North Dakota Lost Nearly $2 Billion In Taxable Sales During Third Quarter Of 2015

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“Taxable sales and purchases were $5.763 billion for July, August and September of 2015, a drop of nearly 25 percent over those months in 2014,” the press release from North Dakota Tax Commissioner Ryan Rauschenberger’s office states.

That’s ugly, though Rauschenberger puts a positive spin on the numbers by pointing out that we’re still up significantly from the third quarter of 2010. “Although taxable sales and purchases for the third quarter are down when compared with 2014, viewing it with a longer-term perspective still shows an increase,” he said in the release. “Taxable sales and purchases for the third quarter have increased more than 31 percent since 2010.”

This is the trend he’s talking about:


That’s all well and good, I suppose, but keep in mind that the general fund budget these taxable sales are (in part) supporting has increased 108 percent from the 2009-2011 biennium through the 2013-2015 biennium. The general fund budget for the 2015-2017 biennium is over $7.2 billion (a 119 percent increase since 2009-2011) and was built on a revenue forecast which predicted over $163 million more in revenues through November than the state actually collected.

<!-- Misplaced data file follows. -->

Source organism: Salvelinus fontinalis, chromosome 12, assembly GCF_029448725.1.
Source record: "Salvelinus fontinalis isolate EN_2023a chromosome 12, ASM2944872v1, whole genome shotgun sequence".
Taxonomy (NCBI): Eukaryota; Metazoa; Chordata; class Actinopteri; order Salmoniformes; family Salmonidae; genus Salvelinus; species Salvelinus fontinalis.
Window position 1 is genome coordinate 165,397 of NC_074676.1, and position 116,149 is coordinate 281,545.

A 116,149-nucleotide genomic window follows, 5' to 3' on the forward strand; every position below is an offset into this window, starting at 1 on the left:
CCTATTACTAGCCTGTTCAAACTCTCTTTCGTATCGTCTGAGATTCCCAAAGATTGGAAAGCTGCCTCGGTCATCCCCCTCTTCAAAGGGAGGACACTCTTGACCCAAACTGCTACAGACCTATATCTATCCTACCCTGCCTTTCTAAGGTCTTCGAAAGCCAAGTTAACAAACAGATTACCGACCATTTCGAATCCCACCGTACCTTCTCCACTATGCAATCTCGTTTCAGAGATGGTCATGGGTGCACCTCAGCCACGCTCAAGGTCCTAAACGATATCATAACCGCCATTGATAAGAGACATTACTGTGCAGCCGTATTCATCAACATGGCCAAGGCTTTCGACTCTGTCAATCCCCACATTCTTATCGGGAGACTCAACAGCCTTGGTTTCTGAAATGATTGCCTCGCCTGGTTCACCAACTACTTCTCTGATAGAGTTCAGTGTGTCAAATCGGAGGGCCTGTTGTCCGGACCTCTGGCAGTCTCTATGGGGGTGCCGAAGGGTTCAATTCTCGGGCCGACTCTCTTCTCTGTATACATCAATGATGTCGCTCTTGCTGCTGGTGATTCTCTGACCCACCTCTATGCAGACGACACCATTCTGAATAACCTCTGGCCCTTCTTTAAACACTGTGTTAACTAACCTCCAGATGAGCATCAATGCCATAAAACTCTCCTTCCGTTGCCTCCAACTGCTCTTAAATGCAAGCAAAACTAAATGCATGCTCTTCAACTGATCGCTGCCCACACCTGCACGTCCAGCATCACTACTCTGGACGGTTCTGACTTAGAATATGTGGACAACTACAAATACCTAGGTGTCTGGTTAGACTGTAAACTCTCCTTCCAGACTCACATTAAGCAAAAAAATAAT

So while we can say that taxable sales are still up significantly from where they were in 2010, the amount of state spending the sales tax (and the income taxes, etc., etc.) must support is up significantly more.

That’s why it’s so frustrating when the state’s budget officials downplay the impact of the oil slowdown on state revenues, something I wrote about the other day. Sheila Peterson, director of the Fiscal Management Division of North Dakota’s Office of Management and Budget, told a Fox News reporter that direct oil tax revenues into the general fund are capped at $300 million and that even with the oil slowdown the state still expects to get that $300 million in direct revenue.

Which is accurate, sure, but also misleading as these sales tax figures show. The impact of slowed oil activity has been profound.